This is one of the most important book that had read.... I read many....
With a broad spectrum of topic, the author systematically deconstructed the force behind human and social behavior that shape our society today. Truly is a classic...
The Emily Dickinson verse, at the end, is an exquisite touch.
If there ever be a missing point in the book, it would be a discussion of modern society self-destructive/unsustainable path.
Quite a thorough tome. Quite a challenging listen -- but worth the effort both in the writing and the reading/listening. Well thought-out and articulately argued challenges to the thinking of many widely held beliefs. Supporting his arguments with the best in research and analysis. Will it put to rest some of the sniping and arguing about non-issues in parenting/educational arenas? Will it help us to make more rational choices in these areas? I hope so. Doubt it.
This book is about innate human nature. The author is very well read on the topic and provides great insight into how the human mind can work.
Highly recommend it.
I am a bilingual high school teacher. I mostly read non-fiction, especially history, but I am also a sucker for science-fiction and fantasy novels.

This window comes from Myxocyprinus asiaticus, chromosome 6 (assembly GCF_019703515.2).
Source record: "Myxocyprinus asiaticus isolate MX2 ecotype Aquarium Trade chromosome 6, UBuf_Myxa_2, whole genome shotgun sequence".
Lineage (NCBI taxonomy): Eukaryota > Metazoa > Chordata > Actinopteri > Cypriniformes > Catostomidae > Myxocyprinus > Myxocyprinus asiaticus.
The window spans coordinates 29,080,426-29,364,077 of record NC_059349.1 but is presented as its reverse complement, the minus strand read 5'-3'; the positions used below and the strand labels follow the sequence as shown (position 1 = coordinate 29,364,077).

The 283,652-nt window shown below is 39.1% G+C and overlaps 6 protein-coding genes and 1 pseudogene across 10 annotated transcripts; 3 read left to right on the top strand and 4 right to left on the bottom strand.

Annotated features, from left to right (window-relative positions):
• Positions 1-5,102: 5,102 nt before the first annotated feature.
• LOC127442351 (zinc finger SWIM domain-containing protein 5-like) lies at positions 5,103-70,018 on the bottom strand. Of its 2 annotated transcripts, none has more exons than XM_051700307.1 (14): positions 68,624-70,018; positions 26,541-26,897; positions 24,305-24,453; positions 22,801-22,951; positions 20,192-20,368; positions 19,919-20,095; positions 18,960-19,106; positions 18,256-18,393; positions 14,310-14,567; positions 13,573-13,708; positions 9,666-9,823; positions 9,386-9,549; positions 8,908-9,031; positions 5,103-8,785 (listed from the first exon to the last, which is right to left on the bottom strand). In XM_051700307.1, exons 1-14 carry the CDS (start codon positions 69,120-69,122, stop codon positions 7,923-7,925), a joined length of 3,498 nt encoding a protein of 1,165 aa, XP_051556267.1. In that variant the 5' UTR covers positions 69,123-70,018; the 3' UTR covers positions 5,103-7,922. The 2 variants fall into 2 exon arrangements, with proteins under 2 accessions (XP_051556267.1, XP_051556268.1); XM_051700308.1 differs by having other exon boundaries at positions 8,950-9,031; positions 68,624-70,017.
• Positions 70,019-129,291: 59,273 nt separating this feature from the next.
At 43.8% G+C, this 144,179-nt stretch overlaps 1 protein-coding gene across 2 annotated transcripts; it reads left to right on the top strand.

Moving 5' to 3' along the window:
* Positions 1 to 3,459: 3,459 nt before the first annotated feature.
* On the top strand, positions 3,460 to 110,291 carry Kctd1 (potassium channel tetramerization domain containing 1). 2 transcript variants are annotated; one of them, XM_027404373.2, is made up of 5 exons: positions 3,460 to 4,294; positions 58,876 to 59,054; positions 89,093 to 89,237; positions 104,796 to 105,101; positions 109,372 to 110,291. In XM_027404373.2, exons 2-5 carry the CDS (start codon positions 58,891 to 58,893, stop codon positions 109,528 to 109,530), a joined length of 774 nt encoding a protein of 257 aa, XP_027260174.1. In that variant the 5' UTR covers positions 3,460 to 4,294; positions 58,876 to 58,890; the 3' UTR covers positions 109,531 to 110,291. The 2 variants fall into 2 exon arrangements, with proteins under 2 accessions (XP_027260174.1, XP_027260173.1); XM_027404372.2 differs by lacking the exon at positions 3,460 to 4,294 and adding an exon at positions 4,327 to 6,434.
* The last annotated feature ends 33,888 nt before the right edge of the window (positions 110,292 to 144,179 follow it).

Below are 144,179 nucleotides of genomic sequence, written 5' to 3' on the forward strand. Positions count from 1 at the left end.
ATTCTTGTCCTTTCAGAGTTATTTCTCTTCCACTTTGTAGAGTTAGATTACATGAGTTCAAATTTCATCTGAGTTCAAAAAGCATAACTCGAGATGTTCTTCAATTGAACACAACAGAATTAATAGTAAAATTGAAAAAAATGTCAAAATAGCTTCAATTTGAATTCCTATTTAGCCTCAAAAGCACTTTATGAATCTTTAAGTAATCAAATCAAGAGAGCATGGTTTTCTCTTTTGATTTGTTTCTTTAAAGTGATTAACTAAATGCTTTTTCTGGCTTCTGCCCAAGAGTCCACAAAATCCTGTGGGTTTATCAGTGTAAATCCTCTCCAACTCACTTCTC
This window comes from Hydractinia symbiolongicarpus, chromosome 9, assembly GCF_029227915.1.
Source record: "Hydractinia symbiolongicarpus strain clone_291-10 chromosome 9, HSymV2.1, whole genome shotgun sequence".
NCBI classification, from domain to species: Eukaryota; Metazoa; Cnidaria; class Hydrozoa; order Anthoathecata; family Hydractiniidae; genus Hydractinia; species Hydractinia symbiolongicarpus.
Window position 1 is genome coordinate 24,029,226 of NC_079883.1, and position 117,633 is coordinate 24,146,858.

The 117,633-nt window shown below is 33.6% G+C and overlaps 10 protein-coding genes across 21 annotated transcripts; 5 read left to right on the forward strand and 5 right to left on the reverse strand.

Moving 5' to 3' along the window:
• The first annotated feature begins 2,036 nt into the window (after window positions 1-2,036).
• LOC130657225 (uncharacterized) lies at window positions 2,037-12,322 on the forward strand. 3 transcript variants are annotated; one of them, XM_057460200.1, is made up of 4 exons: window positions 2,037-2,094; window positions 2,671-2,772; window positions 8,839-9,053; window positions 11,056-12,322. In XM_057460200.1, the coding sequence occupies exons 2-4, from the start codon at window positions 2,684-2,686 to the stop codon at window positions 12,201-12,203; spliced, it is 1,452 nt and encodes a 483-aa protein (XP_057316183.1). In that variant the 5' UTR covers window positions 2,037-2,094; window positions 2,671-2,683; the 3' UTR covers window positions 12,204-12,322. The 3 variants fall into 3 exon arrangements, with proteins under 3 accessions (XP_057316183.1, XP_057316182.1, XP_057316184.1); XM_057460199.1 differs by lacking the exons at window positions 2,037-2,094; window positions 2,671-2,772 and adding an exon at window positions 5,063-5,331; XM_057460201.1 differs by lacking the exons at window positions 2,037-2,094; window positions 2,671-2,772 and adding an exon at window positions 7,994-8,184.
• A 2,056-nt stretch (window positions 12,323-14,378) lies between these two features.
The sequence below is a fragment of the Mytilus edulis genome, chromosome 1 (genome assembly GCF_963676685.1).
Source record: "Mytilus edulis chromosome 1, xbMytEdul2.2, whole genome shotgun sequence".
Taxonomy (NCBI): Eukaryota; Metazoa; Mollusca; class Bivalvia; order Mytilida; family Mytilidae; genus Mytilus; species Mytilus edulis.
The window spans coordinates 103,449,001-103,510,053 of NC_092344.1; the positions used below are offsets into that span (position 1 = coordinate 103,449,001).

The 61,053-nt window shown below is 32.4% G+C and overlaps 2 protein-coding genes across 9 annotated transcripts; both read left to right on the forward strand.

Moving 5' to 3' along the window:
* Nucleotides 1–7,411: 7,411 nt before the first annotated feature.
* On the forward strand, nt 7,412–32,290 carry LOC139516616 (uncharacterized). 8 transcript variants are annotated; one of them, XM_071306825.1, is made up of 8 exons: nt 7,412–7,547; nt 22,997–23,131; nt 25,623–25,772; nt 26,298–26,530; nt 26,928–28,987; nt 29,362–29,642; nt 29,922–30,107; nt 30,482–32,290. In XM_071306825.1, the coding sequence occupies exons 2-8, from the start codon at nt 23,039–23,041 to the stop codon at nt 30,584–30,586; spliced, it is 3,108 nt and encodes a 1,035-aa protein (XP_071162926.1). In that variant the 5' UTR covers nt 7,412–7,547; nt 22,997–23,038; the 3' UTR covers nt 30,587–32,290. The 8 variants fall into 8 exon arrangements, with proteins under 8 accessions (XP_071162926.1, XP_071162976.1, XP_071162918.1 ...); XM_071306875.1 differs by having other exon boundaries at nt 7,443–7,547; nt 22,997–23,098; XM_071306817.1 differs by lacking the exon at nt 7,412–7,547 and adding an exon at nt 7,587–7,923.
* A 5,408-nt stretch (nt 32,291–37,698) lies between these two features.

I bought this as an audiobook so I would actually have time to read it - my husband read it several years ago and has been encouraging me to do so as well ever since, but although it's sitting on our bookshelf it never actually got read. Since I read Pinker's Better Angels of Our Nature by listening to the audiobook (and loved it), I thought I'd try the same with The Blank Slate.
I found reading this book to be a little like reading The Selfish Gene (which I did read in print), since, like that book, The Blank Slate was written to eliminate the residual shown-to-be-incorrect theories that were preventing good research from being done and/or being accepted in the author's field - in Dawkins' case, biology, and in Pinker's, social science. So, if you have some background in social science, this book won't contain too many surprises for you, but it is a great demonstration about just how much we know - even over a decade ago when the book was written - about nature versus nurture and how large a role nature plays.
This is a very accessible book for anyone, since it doesn't talk down to the reader (a pet peeve of mine) but it does describe things well in plain language and doesn't use jargon without explaining it first. I'm having a baby in a little over a month and it was good to read this book because it reminds parents that they cannot shape much of their children's personalities (except by giving them genes) and that being a good parent is enough - don't let marketers or "experts" fool you into thinking you have to be supermom or superdad to have a happy, smart, well-adjusted kid. You can teach your kid skills, like reading, but you can't change innate things about them like how extroverted they are.
Overall, I enjoyed the content and I found the narration easy to listen to. Five stars all around.